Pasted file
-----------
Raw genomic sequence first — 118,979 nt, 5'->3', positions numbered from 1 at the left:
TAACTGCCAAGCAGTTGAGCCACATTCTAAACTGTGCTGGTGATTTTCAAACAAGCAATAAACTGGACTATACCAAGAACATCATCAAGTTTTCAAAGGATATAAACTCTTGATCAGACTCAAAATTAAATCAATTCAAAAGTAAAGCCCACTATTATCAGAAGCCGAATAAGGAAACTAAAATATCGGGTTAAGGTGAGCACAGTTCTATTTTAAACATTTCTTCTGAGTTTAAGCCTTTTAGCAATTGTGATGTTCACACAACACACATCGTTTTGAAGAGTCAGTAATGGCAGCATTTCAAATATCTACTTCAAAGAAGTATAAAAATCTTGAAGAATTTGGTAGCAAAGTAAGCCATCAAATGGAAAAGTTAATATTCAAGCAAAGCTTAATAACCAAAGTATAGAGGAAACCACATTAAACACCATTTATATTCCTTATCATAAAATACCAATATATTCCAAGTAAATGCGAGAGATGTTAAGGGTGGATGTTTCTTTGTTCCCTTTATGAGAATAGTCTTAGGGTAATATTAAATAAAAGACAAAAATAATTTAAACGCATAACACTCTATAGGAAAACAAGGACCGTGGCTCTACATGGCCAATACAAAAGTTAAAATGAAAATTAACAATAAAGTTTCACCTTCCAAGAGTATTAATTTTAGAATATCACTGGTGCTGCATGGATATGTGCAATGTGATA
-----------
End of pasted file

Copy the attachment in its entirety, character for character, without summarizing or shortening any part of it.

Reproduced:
Raw genomic sequence first — 118,979 nt, 5'->3', positions numbered from 1 at the left:
TAACTGCCAAGCAGTTGAGCCACATTCTAAACTGTGCTGGTGATTTTCAAACAAGCAATAAACTGGACTATACCAAGAACATCATCAAGTTTTCAAAGGATATAAACTCTTGATCAGACTCAAAATTAAATCAATTCAAAAGTAAAGCCCACTATTATCAGAAGCCGAATAAGGAAACTAAAATATCGGGTTAAGGTGAGCACAGTTCTATTTTAAACATTTCTTCTGAGTTTAAGCCTTTTAGCAATTGTGATGTTCACACAACACACATCGTTTTGAAGAGTCAGTAATGGCAGCATTTCAAATATCTACTTCAAAGAAGTATAAAAATCTTGAAGAATTTGGTAGCAAAGTAAGCCATCAAATGGAAAAGTTAATATTCAAGCAAAGCTTAATAACCAAAGTATAGAGGAAACCACATTAAACACCATTTATATTCCTTATCATAAAATACCAATATATTCCAAGTAAATGCGAGAGATGTTAAGGGTGGATGTTTCTTTGTTCCCTTTATGAGAATAGTCTTAGGGTAATATTAAATAAAAGACAAAAATAATTTAAACGCATAACACTCTATAGGAAAACAAGGACCGTGGCTCTACATGGCCAATACAAAAGTTAAAATGAAAATTAACAATAAAGTTTCACCTTCCAAGAGTATTAATTTTAGAATATCACTGGTGCTGCATGGATATGTGCAATGTGATA